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  Milletseed butterflyfishes in 2009 in Papahānaumokuākea Marine National Monument.  Credit: Greg McFall (Photo: NOAA's National Ocean Service/flickr/cc)

Win for Climate Protection as Obama Creates World's Biggest Marine Sanctuary

It is "one of the most important actions an American president has ever taken for the health of the oceans."

Andrea Germanos

President Barack Obama's creation on Friday of the world's largest marine protected area drew praise from lawmakers, Hawaiian community members, and environmental groups alike, who say it will help protect biodiversity and increase resilience in the face of climate change.

Obama is expanding the Papahānaumokuākea Marine National Monument off the coast of Hawaii, more than quadrupling it in size to 582,578 square miles.

A White House fact sheet says the expansion, which also bans commercial resource extraction, will afford "critical protections for more than 7,000 marine species," "improve ocean resilience," and help preserve "resources of great historical and cultural significance."

Sen. Brian Schatz (D-Hawaii), who was among those who had proposed the expansion to the president, praised the move, calling it "one of the most important actions an American president has ever taken for the health of the oceans." He noted, however, that it was "only beginning" because "management, research, educational opportunities, and enforcement" need to follow.

Similarly welcoming the move was Sen. Mazie K. Hirono (D-Hawaii), who said the expansion "will help to combat climate change, preserve biodiversity, and honor cultural traditions."

Calling it "a bold decision that will have lasting benefits for Hawaii's unique ecosystem," Greenpeace oceans campaign director John Hocevar said, "Setting aside areas closed to fishing, drilling, and other extractive uses is the best way to protect biodiversity, rebuild depleted fish populations, and increase the resilience of marine ecosystems so they can better withstand the impacts of climate change."

Yet, he added, "Bolder steps are still needed" as "Less than two percent of the world's oceans are protected from fishing, and many scientists suggest a target of 40 percent."

That target, he continued, "in remote areas as well as those closer to home—will help preserve the health of our oceans and our communities."

Thousands of signatures had already been delivered to call for the expansion.

Ashley Watts, a marine biologist, wrote that it "would not only protect critical ocean resources at a time when they're under threat, it would also be the best thing in the long run for fishermen and lovers of Hawaii seafood." The calls came from younger community members as well, like five-year-old Zeke from Maui who said the expansion would "help protect our ocean and sea life," or a 14-year-old who argued that "every generation that comes is responsible for protecting this Earth that is all of our homes."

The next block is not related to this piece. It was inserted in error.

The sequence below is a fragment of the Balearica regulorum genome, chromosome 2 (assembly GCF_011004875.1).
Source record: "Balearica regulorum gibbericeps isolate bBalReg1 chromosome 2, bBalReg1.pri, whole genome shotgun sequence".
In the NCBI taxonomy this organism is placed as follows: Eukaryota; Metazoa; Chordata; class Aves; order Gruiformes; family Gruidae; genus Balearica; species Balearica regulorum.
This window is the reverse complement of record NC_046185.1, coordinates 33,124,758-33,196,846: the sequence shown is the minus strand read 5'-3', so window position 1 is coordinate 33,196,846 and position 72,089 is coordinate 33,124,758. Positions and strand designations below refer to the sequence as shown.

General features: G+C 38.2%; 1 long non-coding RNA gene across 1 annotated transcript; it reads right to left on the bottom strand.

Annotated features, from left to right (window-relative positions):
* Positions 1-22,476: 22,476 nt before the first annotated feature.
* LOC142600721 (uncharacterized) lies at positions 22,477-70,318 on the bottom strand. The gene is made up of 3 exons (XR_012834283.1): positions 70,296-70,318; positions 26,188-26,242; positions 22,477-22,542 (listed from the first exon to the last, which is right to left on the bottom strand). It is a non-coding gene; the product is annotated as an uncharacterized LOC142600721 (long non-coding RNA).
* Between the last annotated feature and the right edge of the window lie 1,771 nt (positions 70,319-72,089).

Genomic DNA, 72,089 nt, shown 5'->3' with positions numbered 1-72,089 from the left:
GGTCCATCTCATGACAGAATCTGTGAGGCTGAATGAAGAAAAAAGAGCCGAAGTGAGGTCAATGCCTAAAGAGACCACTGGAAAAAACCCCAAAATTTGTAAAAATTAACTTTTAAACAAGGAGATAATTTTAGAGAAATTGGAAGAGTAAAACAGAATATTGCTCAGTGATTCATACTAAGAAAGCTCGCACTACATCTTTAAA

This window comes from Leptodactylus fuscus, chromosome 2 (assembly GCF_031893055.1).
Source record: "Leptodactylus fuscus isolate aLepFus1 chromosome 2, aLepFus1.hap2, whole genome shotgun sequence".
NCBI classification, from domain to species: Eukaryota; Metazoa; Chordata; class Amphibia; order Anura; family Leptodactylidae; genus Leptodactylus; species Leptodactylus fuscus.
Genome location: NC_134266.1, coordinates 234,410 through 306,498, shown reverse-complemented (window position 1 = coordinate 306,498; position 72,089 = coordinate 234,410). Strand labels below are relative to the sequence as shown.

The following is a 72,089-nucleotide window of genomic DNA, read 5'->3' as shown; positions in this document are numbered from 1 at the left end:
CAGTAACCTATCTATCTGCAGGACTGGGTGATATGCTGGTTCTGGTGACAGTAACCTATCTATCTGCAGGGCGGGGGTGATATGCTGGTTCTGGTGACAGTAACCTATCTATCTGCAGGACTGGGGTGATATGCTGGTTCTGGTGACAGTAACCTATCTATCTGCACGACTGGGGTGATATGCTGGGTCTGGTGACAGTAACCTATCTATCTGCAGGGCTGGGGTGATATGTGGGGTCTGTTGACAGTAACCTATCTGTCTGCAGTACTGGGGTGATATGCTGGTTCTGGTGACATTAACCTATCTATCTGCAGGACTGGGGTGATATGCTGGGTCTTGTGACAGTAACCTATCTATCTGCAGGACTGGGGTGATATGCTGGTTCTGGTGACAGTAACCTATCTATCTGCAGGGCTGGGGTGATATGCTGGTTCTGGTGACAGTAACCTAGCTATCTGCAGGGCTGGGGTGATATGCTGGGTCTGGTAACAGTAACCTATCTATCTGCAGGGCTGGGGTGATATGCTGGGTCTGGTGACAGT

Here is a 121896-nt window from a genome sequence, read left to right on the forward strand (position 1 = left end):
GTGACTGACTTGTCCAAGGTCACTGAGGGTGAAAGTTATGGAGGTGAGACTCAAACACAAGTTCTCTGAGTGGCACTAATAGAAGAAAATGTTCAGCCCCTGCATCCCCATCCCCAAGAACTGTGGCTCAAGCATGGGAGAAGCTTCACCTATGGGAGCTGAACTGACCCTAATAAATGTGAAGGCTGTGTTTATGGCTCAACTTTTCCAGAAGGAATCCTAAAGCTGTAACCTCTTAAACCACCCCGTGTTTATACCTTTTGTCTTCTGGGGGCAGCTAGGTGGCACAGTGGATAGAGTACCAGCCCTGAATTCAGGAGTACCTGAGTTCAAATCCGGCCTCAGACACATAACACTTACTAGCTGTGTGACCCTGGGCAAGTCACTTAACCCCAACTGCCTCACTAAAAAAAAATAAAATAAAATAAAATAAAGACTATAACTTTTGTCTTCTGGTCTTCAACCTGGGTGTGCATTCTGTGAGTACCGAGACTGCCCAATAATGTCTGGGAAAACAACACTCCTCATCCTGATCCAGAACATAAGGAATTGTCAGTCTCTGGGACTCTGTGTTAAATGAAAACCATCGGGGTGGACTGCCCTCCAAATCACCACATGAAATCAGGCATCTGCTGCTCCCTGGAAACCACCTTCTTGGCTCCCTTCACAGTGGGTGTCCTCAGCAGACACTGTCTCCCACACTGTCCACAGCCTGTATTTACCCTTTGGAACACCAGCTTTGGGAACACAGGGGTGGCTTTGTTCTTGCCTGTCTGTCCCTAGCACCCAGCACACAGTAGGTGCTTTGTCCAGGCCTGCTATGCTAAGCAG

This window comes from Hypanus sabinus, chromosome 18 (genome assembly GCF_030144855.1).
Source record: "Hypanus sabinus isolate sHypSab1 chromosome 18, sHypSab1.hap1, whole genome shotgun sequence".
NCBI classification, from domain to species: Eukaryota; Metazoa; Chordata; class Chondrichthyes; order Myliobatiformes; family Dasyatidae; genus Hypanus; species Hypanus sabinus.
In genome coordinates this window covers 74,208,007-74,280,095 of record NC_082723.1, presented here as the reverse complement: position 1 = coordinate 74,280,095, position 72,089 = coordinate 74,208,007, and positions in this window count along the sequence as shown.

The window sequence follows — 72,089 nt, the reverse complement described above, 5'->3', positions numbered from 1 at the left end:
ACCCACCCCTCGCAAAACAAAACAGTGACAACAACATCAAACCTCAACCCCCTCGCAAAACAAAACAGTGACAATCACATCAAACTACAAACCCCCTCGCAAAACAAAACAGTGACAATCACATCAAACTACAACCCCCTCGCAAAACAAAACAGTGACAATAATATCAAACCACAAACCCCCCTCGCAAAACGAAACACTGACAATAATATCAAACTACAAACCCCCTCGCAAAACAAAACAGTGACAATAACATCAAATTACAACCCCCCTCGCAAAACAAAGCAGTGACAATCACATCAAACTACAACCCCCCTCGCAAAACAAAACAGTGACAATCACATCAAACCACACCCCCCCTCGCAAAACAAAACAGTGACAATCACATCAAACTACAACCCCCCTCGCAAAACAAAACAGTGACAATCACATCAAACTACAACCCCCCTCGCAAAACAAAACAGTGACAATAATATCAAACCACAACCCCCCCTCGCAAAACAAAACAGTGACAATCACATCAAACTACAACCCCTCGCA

Other communities members stressed a different point: "I believe the United States has a moral obligation to protect the resources in that area for the time when the United States de-occupies our nation so we can resume control of what is actually ours," said one man at a public forum.

Obama's announcement comes just ahead of the International Union for Conservation of Nature (IUCN) World Conservation Congress, which will be convening in Honolulu, and a day after the National Park Service celebrated its 100th birthday.

Papahānaumokuākea was first declared a national monument in 2006 by President George W. Bush, and it became a UNESCO World Heritage Site in 2010. A press statement from the Department of the Interior explains that Papahānaumokuākea's "biological and geographic isolation, coupled with singular oceanographic and geological conditions, have produced some of the most unique and diverse ecological communities on the planet."

Marine life scored another win this week when Chile created the 186,433 square-mile Nazca-Desventuradas Marine Park. "In times when oceans are hit by the overexploitation of species, pollution, and phenomena such as climate change, the protection of these islands means a great step forward for oceans in Chile and the rest of the world," said Liesbeth van der Meer, executive director of Oceana Chile.


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